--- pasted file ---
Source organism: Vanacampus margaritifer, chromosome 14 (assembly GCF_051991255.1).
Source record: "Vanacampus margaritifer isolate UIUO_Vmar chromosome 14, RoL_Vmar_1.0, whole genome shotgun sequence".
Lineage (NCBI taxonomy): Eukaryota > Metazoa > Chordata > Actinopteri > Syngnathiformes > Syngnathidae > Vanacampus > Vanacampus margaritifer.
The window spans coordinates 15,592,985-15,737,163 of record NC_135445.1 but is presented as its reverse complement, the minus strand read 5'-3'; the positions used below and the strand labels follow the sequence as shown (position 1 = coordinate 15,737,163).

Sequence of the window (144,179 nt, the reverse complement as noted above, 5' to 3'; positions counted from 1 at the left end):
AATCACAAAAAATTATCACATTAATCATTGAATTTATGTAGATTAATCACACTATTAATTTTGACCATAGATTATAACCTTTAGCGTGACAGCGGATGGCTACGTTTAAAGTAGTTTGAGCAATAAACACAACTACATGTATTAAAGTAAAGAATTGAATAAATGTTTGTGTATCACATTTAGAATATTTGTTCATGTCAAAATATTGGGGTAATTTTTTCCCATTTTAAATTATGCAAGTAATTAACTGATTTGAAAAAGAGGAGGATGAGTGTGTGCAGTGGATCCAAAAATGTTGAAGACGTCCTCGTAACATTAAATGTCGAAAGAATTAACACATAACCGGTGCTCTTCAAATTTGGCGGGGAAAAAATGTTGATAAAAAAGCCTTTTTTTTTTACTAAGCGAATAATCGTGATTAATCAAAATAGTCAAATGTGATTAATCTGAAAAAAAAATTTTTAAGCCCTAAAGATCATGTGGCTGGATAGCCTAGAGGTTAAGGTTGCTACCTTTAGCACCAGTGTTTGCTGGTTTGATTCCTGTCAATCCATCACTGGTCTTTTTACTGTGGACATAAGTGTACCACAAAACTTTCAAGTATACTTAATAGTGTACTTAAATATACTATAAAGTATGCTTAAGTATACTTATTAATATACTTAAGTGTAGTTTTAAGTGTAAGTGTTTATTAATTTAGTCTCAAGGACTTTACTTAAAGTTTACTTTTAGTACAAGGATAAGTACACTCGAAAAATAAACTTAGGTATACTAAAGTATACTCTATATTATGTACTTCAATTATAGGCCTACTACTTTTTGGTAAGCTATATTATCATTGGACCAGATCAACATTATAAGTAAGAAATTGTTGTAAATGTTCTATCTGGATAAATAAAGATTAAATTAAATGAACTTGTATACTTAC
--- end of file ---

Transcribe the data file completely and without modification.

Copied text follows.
Source organism: Vanacampus margaritifer, chromosome 14 (assembly GCF_051991255.1).
Source record: "Vanacampus margaritifer isolate UIUO_Vmar chromosome 14, RoL_Vmar_1.0, whole genome shotgun sequence".
Lineage (NCBI taxonomy): Eukaryota > Metazoa > Chordata > Actinopteri > Syngnathiformes > Syngnathidae > Vanacampus > Vanacampus margaritifer.
The window spans coordinates 15,592,985-15,737,163 of record NC_135445.1 but is presented as its reverse complement, the minus strand read 5'-3'; the positions used below and the strand labels follow the sequence as shown (position 1 = coordinate 15,737,163).

Sequence of the window (144,179 nt, the reverse complement as noted above, 5' to 3'; positions counted from 1 at the left end):
AATCACAAAAAATTATCACATTAATCATTGAATTTATGTAGATTAATCACACTATTAATTTTGACCATAGATTATAACCTTTAGCGTGACAGCGGATGGCTACGTTTAAAGTAGTTTGAGCAATAAACACAACTACATGTATTAAAGTAAAGAATTGAATAAATGTTTGTGTATCACATTTAGAATATTTGTTCATGTCAAAATATTGGGGTAATTTTTTCCCATTTTAAATTATGCAAGTAATTAACTGATTTGAAAAAGAGGAGGATGAGTGTGTGCAGTGGATCCAAAAATGTTGAAGACGTCCTCGTAACATTAAATGTCGAAAGAATTAACACATAACCGGTGCTCTTCAAATTTGGCGGGGAAAAAATGTTGATAAAAAAGCCTTTTTTTTTTACTAAGCGAATAATCGTGATTAATCAAAATAGTCAAATGTGATTAATCTGAAAAAAAAATTTTTAAGCCCTAAAGATCATGTGGCTGGATAGCCTAGAGGTTAAGGTTGCTACCTTTAGCACCAGTGTTTGCTGGTTTGATTCCTGTCAATCCATCACTGGTCTTTTTACTGTGGACATAAGTGTACCACAAAACTTTCAAGTATACTTAATAGTGTACTTAAATATACTATAAAGTATGCTTAAGTATACTTATTAATATACTTAAGTGTAGTTTTAAGTGTAAGTGTTTATTAATTTAGTCTCAAGGACTTTACTTAAAGTTTACTTTTAGTACAAGGATAAGTACACTCGAAAAATAAACTTAGGTATACTAAAGTATACTCTATATTATGTACTTCAATTATAGGCCTACTACTTTTTGGTAAGCTATATTATCATTGGACCAGATCAACATTATAAGTAAGAAATTGTTGTAAATGTTCTATCTGGATAAATAAAGATTAAATTAAATGAACTTGTATACTTAC